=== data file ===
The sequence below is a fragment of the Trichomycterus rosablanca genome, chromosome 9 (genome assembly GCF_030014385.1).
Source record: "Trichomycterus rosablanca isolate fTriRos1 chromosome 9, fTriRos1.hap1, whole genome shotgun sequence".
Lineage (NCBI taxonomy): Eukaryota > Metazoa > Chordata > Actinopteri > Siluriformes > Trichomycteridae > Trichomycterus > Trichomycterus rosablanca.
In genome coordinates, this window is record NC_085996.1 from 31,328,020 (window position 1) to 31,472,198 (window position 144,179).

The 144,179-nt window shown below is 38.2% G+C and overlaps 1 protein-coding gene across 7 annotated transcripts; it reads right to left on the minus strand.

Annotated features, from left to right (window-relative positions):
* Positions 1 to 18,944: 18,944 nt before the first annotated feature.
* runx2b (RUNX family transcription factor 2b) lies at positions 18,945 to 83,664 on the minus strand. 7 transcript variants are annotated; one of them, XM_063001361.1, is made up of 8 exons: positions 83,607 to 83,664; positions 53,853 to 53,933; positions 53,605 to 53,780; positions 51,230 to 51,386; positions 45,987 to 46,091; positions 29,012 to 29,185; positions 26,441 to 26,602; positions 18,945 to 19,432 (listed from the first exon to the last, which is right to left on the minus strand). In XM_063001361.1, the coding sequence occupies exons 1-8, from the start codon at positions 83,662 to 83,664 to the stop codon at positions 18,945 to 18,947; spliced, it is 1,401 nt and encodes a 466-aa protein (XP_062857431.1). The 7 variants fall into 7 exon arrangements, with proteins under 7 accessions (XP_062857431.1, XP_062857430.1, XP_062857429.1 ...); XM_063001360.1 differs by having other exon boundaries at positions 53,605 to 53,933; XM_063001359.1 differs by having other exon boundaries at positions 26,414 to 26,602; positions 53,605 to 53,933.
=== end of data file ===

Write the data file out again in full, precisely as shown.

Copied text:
The sequence below is a fragment of the Trichomycterus rosablanca genome, chromosome 9 (genome assembly GCF_030014385.1).
Source record: "Trichomycterus rosablanca isolate fTriRos1 chromosome 9, fTriRos1.hap1, whole genome shotgun sequence".
Lineage (NCBI taxonomy): Eukaryota > Metazoa > Chordata > Actinopteri > Siluriformes > Trichomycteridae > Trichomycterus > Trichomycterus rosablanca.
In genome coordinates, this window is record NC_085996.1 from 31,328,020 (window position 1) to 31,472,198 (window position 144,179).

The 144,179-nt window shown below is 38.2% G+C and overlaps 1 protein-coding gene across 7 annotated transcripts; it reads right to left on the minus strand.

Annotated features, from left to right (window-relative positions):
* Positions 1 to 18,944: 18,944 nt before the first annotated feature.
* runx2b (RUNX family transcription factor 2b) lies at positions 18,945 to 83,664 on the minus strand. 7 transcript variants are annotated; one of them, XM_063001361.1, is made up of 8 exons: positions 83,607 to 83,664; positions 53,853 to 53,933; positions 53,605 to 53,780; positions 51,230 to 51,386; positions 45,987 to 46,091; positions 29,012 to 29,185; positions 26,441 to 26,602; positions 18,945 to 19,432 (listed from the first exon to the last, which is right to left on the minus strand). In XM_063001361.1, the coding sequence occupies exons 1-8, from the start codon at positions 83,662 to 83,664 to the stop codon at positions 18,945 to 18,947; spliced, it is 1,401 nt and encodes a 466-aa protein (XP_062857431.1). The 7 variants fall into 7 exon arrangements, with proteins under 7 accessions (XP_062857431.1, XP_062857430.1, XP_062857429.1 ...); XM_063001360.1 differs by having other exon boundaries at positions 53,605 to 53,933; XM_063001359.1 differs by having other exon boundaries at positions 26,414 to 26,602; positions 53,605 to 53,933.